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Yannis Revitis: It is better to turn back to the drachma instead of accepting the pressure from Europe

28 May 2010 / 11:05:15  GRReporter
5530 reads

Victoria Mindova


Yannis Revitis has been in the real estate business in Greece for the last twenty years. His company has five offices across the country involved in consultation, sale and assessments of real estate property. The successful businessman agreed to explain the readers of GRReporter situation with real estate in Greece and to what extent has the economic crisis affected this sector.

According to data provided by the Bank of Greece real estate property market in Greece is experiencing a decline in Greece since the beginning of 2009. As a result of what did this happen?

It all started in the black October of 2008 when some banks in the U.S.A. with increased investment in real estate marked the beginning of the crisis. This crisis has grown all the way to Europe, and Greece respectively. As a result of the poor economic policy in recent years and increased credits which we accumulated as a result of this policy, created the Greek crisis. All economic sectors were affected, including the real estate market.

When the American crisis began to close down a series of banks for failure to perform their commitments to the so-called "toxic bonds, their European and Greek colleagues, also gow worried. This reduced the market liquidity, which immediately affected the commerce on the property market.

How did the crisis change the everyday work of the real estate agencies?

Those agencies which have been for many years on the market, which have created their reputation and have a clienteleof their own felt the crisis a lot less than the new market entrants. Companies that have entered the market in the last 5-6 years due the progress in their business in this period felt the crisis much stronger. Some did not survive the impact and closed down their businesses, others are expected to close down the business in the coming year. Older agencies have survived through other crises as well have the opportunity and experience to hold things until the crisis passes.

Nobody can say how it will today's economic crisis develop. We can not predict what the consequences will be or how long the recession will last nor which sectors will be able to save themselves and which will suffer most. The truth is that in the long run anyone who has invested in real estate at a logical price has not lost.

The ones who lost after the height of the crisis are the people who acquired the property on credit and now struggle to pay it. All the people who were able to buy property without a bank loan or at lower prices would profit in the long term. Of course, the crisis also provides a new opportunity to those who can benefit from it - to acquire property at lower prices.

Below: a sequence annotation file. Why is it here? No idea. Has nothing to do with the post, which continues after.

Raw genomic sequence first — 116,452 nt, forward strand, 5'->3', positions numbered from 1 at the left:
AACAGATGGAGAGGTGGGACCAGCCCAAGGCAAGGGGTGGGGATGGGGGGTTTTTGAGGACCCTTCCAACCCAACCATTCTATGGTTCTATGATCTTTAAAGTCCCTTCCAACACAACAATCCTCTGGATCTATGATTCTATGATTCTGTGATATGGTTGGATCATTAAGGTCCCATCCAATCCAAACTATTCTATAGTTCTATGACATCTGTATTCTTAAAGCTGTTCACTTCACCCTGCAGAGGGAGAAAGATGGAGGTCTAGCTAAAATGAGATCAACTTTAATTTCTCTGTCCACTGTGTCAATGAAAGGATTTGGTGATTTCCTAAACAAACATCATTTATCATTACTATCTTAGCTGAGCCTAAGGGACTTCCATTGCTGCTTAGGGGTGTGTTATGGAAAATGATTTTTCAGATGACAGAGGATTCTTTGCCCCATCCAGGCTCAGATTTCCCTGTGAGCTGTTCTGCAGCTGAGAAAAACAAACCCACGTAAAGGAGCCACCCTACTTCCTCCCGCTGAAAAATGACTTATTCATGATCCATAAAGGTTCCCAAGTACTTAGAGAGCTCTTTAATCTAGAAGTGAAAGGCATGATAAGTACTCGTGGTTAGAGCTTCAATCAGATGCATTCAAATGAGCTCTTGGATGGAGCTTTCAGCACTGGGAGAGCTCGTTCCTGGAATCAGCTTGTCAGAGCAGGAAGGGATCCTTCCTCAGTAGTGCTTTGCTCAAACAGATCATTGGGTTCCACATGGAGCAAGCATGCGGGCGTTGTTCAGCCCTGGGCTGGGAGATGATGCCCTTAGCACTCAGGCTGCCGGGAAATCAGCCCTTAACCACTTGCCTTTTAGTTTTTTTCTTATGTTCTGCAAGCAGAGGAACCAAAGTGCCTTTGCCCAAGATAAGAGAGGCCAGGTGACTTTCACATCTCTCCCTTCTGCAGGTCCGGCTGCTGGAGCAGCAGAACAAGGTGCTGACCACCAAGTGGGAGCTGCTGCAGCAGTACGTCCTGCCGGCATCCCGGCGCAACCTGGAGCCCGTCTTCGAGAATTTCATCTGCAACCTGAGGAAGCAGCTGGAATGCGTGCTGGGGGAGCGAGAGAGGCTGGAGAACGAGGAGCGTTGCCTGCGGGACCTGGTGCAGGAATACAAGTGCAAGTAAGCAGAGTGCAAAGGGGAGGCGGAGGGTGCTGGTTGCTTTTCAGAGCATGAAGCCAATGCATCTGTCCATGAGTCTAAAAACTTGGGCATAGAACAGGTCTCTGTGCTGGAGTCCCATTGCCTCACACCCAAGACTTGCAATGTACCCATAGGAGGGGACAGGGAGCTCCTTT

According to your observations, where was the first place the crisis hit the real estate business? Small or large properties were hit first?

Crisis always hits the entire market, no one remains fully intact, but the greatest difference was observed in expensive properties. Those who are most difficult to sell and least demanded.


With the advent of the crisis did the prices drop or did market freeze, why?

The assessment for the entire past year 2009 is that on average the prices in the country fell by about 12%. We expect this year as well to finish with a decline of about 8%. So from the beginning of the crisis in October 2008 to October 2010 a decrease in the average real estate prices in Greece will be registered of around 20%. Certainly prices did not collapse as in the U.S. or in some other European countries. Prices dropped because of those who turned out to be with large loans and wanted a quick sale, as well as by those who have many properties and want to sell. In Greece, however, a massive wave of depreciation of real estate was not formed.

The building contractors also did not undertake price reductions. Part of the reasons are that they had a good profit from previous years, allowing them to wait. Another reason is that the prices of the land and construction materials were increased, prompting the building contractors to refrain from large price differences for sale after the beginning of the crisis. Therefore, even the prices of the construction did not drop by more than ten or fifteen per cent for new construction.

What advice would you give to someone who would like to buy real estate property today?

My advice is to wait for some time, but also make a very good market research. Unfortunately, today it is very difficult to make predictions on where prices will go. It is certain that from now on those who sell property will offer it at much more reasonable prices in comparison with those of last year and the year before that. Buyer must have in mind to what extent the property he buys can be resold or in other words, is it worth the money. A good urban property can easily be sold when it has a good exposure and it is in good condition, to have easy access to public transport and possibly to have some green plants in the neighborhood in which it is located. This is an investment that would bring a good return to the owner.

Tags: EconomyMarketsCompaniesInterview
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